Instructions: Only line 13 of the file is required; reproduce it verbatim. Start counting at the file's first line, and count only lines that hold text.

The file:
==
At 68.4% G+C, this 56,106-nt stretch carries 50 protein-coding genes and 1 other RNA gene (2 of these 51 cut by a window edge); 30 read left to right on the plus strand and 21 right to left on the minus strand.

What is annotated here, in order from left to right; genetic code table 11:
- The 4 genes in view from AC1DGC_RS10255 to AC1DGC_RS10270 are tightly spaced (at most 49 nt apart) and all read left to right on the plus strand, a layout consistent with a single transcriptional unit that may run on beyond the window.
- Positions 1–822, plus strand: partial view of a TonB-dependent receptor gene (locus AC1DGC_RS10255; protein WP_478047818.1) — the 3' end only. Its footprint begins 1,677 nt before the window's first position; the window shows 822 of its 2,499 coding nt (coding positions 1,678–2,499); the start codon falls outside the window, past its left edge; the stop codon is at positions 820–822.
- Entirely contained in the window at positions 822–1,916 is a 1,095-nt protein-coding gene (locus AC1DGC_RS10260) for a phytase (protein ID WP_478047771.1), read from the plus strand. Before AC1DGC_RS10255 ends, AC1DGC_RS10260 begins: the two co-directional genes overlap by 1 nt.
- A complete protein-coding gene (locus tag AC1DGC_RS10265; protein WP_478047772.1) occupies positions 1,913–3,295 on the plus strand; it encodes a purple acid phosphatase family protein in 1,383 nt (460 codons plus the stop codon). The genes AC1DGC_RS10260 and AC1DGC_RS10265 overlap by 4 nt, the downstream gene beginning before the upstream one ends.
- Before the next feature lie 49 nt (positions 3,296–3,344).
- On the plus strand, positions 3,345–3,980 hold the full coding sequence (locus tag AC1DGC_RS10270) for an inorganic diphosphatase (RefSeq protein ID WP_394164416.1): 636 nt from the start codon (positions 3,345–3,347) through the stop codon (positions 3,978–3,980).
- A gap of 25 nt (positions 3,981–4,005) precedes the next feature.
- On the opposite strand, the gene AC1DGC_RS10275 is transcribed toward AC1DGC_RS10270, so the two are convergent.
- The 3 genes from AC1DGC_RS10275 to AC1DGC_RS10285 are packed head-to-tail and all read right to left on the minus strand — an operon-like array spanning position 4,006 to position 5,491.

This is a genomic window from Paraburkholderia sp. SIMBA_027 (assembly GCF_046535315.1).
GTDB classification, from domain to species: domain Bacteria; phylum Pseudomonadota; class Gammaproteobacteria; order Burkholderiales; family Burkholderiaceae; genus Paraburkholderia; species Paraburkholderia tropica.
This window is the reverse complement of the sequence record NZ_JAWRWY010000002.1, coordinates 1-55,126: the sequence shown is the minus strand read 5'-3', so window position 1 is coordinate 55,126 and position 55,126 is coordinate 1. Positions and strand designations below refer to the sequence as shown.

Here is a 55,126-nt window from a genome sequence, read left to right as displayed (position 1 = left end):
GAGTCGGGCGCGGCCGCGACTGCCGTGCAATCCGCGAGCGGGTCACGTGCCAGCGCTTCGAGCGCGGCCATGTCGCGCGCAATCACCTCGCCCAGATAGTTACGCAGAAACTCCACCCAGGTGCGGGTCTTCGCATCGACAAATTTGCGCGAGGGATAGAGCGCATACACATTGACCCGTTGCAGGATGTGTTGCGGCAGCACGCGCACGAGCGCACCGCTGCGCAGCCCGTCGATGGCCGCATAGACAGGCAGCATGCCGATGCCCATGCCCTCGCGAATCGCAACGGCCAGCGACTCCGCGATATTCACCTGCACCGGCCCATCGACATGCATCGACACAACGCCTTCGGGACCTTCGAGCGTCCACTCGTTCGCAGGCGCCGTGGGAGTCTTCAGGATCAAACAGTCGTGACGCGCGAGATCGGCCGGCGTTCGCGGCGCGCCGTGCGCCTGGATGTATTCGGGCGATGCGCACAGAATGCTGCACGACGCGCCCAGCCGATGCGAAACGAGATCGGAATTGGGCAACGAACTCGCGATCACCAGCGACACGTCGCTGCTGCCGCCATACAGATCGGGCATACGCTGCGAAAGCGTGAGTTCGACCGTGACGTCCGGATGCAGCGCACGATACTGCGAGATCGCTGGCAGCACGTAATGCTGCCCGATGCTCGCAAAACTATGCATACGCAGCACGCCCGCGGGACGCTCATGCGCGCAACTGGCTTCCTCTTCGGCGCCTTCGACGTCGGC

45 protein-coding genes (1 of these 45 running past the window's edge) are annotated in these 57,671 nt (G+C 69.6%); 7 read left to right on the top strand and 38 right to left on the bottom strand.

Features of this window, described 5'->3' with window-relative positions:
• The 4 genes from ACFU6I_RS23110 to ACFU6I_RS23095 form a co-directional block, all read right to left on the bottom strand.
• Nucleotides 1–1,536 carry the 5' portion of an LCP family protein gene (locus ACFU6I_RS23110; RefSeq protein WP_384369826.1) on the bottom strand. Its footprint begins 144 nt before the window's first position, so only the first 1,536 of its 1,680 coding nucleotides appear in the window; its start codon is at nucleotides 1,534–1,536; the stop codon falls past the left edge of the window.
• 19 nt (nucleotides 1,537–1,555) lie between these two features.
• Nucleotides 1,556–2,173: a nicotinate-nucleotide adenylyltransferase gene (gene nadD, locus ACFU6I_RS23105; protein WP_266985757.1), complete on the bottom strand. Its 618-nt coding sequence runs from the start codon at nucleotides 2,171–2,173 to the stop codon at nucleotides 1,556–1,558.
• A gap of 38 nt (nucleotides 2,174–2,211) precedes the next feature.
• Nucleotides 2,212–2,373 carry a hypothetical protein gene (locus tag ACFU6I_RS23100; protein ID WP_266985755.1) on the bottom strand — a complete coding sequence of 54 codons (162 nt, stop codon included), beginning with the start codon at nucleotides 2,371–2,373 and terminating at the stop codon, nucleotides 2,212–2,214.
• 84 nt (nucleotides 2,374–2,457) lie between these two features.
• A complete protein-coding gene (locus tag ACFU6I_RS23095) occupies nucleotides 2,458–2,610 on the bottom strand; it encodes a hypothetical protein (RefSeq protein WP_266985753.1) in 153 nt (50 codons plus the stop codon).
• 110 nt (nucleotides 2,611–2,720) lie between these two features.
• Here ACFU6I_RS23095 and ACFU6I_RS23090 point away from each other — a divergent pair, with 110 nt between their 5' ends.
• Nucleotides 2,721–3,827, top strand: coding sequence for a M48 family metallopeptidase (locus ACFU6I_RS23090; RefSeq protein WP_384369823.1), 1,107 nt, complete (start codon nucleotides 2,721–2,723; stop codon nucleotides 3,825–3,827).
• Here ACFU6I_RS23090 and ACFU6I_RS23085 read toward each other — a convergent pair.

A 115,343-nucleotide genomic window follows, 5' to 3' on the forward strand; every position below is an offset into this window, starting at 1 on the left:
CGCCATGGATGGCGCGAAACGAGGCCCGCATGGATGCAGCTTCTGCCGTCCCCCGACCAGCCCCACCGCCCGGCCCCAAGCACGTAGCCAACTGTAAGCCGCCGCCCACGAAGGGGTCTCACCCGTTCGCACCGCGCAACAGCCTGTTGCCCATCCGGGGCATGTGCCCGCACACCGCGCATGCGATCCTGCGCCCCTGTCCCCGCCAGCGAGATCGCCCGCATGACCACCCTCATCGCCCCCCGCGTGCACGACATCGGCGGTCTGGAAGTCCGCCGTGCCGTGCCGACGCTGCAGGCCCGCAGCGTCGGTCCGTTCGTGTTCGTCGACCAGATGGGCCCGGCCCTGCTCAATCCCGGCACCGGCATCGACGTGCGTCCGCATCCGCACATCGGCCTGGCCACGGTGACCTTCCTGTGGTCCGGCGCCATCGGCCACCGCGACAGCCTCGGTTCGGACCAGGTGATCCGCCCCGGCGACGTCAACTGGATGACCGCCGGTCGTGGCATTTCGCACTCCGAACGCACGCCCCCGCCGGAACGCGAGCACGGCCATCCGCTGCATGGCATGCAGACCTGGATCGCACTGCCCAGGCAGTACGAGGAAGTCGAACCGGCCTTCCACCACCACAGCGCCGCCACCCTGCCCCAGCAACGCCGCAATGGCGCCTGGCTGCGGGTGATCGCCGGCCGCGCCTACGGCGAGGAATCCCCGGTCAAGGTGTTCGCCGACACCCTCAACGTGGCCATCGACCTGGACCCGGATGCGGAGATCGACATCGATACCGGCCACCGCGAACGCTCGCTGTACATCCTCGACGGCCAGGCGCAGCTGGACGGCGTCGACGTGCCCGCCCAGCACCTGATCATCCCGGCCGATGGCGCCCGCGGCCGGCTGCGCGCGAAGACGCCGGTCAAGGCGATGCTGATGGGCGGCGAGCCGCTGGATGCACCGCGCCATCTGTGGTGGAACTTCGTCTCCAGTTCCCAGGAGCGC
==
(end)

GTDB classification, from domain to species: domain Bacteria; phylum Pseudomonadota; class Gammaproteobacteria; order Burkholderiales; family Burkholderiaceae; genus Paraburkholderia; species Paraburkholderia tropica.